“Descartes sets out in his quest for certainty by thinking first about the evidence that comes through the senses: seeing, touching, smelling, tasting and hearing. Can we trust our senses? Not really, he concluded. The senses sometimes trick us. We make mistakes. Think about what you see. Is your sight reliable about everything? Should you always believe your eyes?
A straight stick put in water seems bent if you look at it from the side. A square tower in the distance might look round. We all occasionally make mistakes about what we see. And, Descartes points out, it would be unwise to trust something that has tricked you in the past. So he rejects the senses as a possible source of certainty. He can never be sure that his senses aren’t tricking him. They probably aren’t most of the time, but the faint possibility that they might be means he can’t completely rely on them. But where does that leave him?”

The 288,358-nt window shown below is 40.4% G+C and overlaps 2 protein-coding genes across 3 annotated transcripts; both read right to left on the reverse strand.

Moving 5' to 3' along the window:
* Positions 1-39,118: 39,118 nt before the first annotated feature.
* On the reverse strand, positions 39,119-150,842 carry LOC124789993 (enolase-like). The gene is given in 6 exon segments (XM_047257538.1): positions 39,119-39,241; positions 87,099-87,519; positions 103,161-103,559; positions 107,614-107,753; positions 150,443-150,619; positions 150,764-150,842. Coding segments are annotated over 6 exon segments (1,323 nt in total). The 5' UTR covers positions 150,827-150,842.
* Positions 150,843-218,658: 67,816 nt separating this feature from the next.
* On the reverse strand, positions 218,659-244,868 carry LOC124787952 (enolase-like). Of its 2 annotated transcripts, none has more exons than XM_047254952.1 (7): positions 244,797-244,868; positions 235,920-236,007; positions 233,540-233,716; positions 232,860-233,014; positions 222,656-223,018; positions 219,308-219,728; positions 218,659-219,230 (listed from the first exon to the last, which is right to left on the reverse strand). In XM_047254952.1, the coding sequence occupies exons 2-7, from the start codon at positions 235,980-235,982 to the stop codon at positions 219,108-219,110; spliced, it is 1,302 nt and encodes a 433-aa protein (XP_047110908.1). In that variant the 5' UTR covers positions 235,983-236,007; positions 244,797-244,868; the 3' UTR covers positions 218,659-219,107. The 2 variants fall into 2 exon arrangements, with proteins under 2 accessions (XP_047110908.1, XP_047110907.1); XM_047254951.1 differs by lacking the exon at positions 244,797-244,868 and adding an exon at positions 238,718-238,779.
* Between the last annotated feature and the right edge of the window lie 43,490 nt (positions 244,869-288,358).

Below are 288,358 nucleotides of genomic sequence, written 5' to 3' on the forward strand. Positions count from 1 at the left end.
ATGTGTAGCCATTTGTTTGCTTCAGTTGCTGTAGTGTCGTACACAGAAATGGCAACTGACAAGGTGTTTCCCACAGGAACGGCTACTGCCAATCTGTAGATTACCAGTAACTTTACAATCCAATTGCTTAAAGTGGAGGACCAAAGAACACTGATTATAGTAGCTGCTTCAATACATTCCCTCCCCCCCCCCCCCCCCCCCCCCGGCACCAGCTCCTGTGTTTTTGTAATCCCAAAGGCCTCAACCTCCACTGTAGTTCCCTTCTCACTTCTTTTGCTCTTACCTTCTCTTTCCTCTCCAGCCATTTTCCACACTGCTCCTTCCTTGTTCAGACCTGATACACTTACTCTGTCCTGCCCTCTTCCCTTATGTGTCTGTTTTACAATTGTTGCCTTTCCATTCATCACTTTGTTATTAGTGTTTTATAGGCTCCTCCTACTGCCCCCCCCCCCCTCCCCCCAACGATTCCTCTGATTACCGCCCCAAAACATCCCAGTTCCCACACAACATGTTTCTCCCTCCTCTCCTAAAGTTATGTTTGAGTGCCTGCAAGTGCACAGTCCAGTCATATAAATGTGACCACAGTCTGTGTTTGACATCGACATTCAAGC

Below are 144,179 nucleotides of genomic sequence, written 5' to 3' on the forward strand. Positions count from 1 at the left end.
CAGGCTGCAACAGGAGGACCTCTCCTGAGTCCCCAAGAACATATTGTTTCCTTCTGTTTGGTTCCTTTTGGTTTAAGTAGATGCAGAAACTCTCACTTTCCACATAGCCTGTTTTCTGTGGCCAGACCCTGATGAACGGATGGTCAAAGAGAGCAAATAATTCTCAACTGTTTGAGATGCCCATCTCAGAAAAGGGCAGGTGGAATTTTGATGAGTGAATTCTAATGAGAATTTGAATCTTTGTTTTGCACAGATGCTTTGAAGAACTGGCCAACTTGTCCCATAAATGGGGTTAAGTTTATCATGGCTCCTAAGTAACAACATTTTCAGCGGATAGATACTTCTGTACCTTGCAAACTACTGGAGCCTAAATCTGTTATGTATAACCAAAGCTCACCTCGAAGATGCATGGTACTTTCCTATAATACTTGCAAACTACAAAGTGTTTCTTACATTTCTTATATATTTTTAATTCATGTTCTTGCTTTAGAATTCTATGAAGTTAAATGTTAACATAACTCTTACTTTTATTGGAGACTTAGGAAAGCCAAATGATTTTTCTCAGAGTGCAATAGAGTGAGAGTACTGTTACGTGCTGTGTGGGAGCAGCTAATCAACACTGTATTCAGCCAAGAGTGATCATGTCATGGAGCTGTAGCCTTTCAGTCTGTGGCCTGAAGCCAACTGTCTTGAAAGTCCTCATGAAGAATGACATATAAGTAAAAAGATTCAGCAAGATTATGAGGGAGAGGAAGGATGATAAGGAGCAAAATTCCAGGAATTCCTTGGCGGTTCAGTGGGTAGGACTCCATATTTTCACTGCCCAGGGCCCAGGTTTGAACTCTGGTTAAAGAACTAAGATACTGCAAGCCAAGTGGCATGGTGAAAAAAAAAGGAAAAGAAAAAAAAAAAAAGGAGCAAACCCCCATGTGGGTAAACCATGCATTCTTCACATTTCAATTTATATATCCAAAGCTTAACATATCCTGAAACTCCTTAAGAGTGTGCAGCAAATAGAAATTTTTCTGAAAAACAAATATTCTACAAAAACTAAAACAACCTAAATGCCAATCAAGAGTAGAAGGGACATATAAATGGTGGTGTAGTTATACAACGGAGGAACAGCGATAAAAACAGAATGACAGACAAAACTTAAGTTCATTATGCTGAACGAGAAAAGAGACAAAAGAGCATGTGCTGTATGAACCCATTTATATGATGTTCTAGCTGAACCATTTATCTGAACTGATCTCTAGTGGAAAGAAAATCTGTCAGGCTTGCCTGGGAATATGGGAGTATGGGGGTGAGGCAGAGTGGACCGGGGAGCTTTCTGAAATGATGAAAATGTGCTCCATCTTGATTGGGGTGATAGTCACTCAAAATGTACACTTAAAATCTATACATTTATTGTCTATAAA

— Nigel Warburton, A Little History of Philosophy
Also in the series, David Crystal’s A Little Book of Language & E H Gombrich’s A Little History of the World